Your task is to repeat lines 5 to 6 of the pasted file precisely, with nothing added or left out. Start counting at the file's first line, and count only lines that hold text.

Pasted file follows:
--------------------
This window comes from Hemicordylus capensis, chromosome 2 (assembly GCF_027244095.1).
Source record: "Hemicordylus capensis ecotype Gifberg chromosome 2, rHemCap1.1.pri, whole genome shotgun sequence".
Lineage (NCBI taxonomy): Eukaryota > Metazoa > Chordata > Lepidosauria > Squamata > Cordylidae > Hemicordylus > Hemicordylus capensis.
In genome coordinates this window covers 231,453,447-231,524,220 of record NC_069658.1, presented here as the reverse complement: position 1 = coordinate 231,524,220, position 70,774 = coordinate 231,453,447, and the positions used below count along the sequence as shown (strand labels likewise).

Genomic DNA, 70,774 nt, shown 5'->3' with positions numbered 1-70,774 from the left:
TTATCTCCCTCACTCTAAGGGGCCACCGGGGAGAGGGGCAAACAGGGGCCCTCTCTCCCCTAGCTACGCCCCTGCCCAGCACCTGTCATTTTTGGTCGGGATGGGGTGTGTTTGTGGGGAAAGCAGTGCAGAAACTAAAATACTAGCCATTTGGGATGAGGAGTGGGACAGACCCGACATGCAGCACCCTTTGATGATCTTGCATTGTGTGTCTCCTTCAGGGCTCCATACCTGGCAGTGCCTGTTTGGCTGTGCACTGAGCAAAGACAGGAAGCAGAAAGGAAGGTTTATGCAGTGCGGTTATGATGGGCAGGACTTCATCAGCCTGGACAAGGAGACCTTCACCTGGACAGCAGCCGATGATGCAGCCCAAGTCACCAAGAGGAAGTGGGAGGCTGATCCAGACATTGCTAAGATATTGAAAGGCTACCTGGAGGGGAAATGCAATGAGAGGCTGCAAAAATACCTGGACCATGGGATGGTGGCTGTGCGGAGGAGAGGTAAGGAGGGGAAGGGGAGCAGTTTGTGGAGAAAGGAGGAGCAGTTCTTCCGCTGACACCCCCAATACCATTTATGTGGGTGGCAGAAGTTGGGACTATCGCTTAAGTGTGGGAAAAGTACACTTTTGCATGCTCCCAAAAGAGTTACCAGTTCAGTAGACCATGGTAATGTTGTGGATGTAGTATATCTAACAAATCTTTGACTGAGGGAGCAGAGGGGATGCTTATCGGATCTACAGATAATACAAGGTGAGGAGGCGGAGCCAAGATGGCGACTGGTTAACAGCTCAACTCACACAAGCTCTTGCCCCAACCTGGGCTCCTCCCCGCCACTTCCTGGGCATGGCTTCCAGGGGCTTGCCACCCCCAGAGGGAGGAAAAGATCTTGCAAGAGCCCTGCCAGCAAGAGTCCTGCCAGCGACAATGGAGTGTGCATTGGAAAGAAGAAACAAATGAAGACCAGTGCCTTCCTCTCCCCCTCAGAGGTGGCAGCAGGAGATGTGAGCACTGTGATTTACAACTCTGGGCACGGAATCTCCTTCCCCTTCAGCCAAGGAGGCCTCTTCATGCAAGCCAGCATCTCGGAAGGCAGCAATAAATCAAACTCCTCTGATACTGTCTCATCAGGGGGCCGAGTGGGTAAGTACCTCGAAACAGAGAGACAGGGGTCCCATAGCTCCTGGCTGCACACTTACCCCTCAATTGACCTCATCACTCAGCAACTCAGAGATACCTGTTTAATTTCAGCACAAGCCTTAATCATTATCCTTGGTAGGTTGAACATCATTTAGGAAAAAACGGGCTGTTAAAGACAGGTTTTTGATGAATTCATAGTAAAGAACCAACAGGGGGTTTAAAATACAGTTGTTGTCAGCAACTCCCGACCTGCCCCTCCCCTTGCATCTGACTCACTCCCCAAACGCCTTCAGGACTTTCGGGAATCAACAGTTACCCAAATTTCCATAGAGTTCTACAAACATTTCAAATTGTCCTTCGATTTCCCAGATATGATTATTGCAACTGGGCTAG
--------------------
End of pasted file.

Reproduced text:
Genomic DNA, 70,774 nt, shown 5'->3' with positions numbered 1-70,774 from the left:
TTATCTCCCTCACTCTAAGGGGCCACCGGGGAGAGGGGCAAACAGGGGCCCTCTCTCCCCTAGCTACGCCCCTGCCCAGCACCTGTCATTTTTGGTCGGGATGGGGTGTGTTTGTGGGGAAAGCAGTGCAGAAACTAAAATACTAGCCATTTGGGATGAGGAGTGGGACAGACCCGACATGCAGCACCCTTTGATGATCTTGCATTGTGTGTCTCCTTCAGGGCTCCATACCTGGCAGTGCCTGTTTGGCTGTGCACTGAGCAAAGACAGGAAGCAGAAAGGAAGGTTTATGCAGTGCGGTTATGATGGGCAGGACTTCATCAGCCTGGACAAGGAGACCTTCACCTGGACAGCAGCCGATGATGCAGCCCAAGTCACCAAGAGGAAGTGGGAGGCTGATCCAGACATTGCTAAGATATTGAAAGGCTACCTGGAGGGGAAATGCAATGAGAGGCTGCAAAAATACCTGGACCATGGGATGGTGGCTGTGCGGAGGAGAGGTAAGGAGGGGAAGGGGAGCAGTTTGTGGAGAAAGGAGGAGCAGTTCTTCCGCTGACACCCCCAATACCATTTATGTGGGTGGCAGAAGTTGGGACTATCGCTTAAGTGTGGGAAAAGTACACTTTTGCATGCTCCCAAAAGAGTTACCAGTTCAGTAGACCATGGTAATGTTGTGGATGTAGTATATCTAACAAATCTTTGACTGAGGGAGCAGAGGGGATGCTTATCGGATCTACAGATAATACAAGGTGAGGAGGCGGAGCCAAGATGGCGACTGGTTAACAGCTCAACTCACACAAGCTCTTGCCCCAACCTGGGCTCCTCCCCGCCACTTCCTGGGCATGGCTTCCAGGGGCTTGCCACCCCCAGAGGGAGGAAAAGATCTTGCAAGAGCCCTGCCAGCAAGAGTCCTGCCAGCGACAATGGAGTGTGCATTGGAAAGAAGAAACAAATGAAGACCAGTGCCTTCCTCTCCCCCTCAGAGGTGGCAGCAGGAGATGTGAGCACTGTGATTTACAACTCTGGGCACGGAATCTCCTTCCCCTTCAGCCAAGGAGGCCTCTTCATGCAAGCCAGCATCTCGGAAGGCAGCAATAAATCAAACTCCTCTGATACTGTCTCATCAGGGGGCCGAGTGGGTAAGTACCTCGAAACAGAGAGACAGGGGTCCCATAGCTCCTGGCTGCACACTTACCCCTCAATTGACCTCATCACTCAGCAACTCAGAGATACCTGTTTAATTTCAGCACAAGCCTTAATCATTATCCTTGGTAGGTTGAACATCATTTAGGAAAAAACGGGCTGTTAAAGACAGGTTTTTGATGAATTCATAGTAAAGAACCAACAGGGGGTTTAAAATACAGTTGTTGTCAGCAACTCCCGACCTGCCCCTCCCCTTGCATCTGACTCACTCCCCAAACGCCTTCAGGACTTTCGGGAATCAACAGTTACCCAAATTTCCATAGAGTTCTACAAACATTTCAAATTGTCCTTCGATTTCCCAGATATGATTATTGCAACTGGGCTAG